Rochester, N.Y. – Therapy dogs make a difference everyday.
Some healthcare centers and schools welcome trained dogs with open arms.
Nine-year-old Hannah, a skye terrier, is a certified therapy dog. Her specialty is working with brain injury patients.
“Dogs have a sense that someone needs them,” said Joan Fingar, Hannah’s owner and a therapy dog handler for over 15 years. ”I think that that's the biggest thing.”
It's that sense of need the school psychologist Angela Mullally hopes a dog brings to School 19 in the Rochester City School District.
Mullally is working with a group called the National Education for Assistance Dog Services, or NEADS, to get a therapy dog in School 19. She hopes the dog will be working before the end of the 2012-2013 school year.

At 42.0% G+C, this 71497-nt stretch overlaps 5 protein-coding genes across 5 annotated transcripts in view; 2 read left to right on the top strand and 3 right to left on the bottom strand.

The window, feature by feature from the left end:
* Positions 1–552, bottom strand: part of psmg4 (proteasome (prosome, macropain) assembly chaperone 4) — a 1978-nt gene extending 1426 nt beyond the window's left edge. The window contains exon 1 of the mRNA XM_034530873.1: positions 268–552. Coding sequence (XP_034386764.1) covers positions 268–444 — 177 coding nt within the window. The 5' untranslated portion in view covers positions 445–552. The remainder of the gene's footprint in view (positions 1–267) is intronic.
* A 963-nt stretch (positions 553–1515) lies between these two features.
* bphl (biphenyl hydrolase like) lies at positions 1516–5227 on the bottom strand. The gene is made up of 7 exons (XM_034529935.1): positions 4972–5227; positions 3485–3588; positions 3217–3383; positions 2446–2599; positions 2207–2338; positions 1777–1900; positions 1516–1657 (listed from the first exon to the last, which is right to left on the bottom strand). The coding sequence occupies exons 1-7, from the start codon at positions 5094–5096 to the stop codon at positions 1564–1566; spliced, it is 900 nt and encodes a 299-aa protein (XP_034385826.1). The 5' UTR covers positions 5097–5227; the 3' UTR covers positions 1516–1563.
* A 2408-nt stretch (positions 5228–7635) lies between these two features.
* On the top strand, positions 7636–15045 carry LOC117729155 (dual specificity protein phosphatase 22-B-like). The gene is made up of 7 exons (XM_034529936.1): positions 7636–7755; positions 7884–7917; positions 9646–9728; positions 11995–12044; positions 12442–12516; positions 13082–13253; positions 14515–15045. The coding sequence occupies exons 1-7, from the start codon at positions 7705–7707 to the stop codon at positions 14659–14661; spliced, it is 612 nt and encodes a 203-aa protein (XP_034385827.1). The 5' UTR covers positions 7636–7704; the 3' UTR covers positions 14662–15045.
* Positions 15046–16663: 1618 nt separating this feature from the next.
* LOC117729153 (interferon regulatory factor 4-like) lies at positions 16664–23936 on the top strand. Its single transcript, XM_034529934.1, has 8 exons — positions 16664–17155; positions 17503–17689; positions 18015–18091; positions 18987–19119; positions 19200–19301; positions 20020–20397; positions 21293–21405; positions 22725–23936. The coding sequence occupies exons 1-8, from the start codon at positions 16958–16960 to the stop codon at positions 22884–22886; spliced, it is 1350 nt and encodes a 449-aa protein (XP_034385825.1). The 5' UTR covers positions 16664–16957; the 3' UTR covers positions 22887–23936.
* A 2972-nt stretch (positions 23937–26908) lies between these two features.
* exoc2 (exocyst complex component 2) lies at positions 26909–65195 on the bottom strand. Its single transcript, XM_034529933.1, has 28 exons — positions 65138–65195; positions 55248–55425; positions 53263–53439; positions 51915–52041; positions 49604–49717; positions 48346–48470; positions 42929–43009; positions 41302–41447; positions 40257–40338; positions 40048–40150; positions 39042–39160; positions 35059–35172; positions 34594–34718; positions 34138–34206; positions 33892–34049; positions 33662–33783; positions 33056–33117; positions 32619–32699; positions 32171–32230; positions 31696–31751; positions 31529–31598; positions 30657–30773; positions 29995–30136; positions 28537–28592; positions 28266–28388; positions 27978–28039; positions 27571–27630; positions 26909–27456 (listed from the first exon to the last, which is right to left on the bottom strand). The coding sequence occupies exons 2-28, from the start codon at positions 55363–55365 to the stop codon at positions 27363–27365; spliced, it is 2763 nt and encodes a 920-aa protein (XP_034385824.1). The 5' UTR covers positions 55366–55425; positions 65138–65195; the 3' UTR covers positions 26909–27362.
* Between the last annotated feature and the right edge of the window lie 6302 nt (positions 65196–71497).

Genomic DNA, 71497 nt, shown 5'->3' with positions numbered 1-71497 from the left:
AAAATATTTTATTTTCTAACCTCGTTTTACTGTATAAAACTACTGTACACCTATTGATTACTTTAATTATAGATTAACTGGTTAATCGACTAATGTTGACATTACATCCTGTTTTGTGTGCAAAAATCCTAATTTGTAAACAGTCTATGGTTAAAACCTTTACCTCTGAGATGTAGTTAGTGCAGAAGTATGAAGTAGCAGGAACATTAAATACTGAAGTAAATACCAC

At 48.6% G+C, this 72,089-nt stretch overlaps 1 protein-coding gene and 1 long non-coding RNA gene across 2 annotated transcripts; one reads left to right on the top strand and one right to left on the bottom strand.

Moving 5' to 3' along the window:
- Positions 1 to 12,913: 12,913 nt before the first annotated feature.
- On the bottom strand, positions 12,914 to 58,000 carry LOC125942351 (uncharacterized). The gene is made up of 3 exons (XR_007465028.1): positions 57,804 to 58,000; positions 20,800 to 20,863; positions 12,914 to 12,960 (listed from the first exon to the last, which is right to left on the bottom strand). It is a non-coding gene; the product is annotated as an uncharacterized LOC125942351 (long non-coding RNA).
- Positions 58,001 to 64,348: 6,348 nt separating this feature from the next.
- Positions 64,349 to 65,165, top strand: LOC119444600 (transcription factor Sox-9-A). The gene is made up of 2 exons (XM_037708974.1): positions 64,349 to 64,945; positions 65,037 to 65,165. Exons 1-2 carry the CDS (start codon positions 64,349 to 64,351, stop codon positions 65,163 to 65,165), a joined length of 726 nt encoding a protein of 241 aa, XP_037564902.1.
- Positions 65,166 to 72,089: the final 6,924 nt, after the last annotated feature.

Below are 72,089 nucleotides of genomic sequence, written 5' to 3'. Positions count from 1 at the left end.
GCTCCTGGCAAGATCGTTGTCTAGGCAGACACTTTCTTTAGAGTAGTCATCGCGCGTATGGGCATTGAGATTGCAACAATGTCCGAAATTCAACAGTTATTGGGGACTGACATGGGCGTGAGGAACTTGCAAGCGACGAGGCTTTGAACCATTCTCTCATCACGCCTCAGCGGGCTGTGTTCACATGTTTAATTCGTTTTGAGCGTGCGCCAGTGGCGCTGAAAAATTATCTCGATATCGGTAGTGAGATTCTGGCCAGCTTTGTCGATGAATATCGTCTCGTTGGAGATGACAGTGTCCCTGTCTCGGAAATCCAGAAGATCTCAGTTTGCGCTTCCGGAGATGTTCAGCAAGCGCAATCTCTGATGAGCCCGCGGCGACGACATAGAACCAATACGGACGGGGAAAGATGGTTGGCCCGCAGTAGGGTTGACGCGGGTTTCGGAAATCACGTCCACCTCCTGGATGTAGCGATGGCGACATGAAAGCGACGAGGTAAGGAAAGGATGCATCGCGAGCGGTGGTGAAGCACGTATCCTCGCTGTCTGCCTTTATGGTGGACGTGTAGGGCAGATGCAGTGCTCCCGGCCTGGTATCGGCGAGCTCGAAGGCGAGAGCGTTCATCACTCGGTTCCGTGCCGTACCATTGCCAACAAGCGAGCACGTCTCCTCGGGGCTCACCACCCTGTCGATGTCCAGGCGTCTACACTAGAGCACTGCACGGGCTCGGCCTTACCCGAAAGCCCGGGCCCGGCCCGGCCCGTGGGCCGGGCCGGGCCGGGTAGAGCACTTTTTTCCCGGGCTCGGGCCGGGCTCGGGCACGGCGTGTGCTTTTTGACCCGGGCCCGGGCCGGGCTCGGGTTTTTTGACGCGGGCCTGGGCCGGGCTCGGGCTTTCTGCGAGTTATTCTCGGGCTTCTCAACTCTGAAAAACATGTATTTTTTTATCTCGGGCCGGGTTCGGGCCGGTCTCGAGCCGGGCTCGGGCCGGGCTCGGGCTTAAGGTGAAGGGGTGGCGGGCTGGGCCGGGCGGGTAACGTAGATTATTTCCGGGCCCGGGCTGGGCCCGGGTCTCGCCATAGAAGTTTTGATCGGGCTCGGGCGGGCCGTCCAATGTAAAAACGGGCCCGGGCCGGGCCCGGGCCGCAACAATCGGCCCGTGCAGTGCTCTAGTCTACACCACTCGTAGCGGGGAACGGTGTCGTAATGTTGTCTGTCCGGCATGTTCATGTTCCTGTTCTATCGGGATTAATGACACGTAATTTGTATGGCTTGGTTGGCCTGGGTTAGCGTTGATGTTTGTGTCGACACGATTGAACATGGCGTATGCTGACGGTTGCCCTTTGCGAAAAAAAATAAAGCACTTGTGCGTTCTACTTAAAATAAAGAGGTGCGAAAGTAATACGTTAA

“What I foresee is to help our students with coping strategies,” said Mullally, “working on anger issues.”
Mullally hopes the dog will help calm students down faster, so they spend more time in the classroom.
“I think making a connection with a dog, they don't let you down, there's not a day that they do,” said Mullally.
Joan Fingar knows that connection well, she's witnessed it.
“She was sitting in my lap, I was in a chair,” said Fingar as she reflected on a therapy encounter, “when I thought we were done, she [the dog] reached her head over into the wheelchair arm to give him a kiss. I knew then they [the dogs] knew better then I did.”
Proving, maybe dogs really are man's best friend.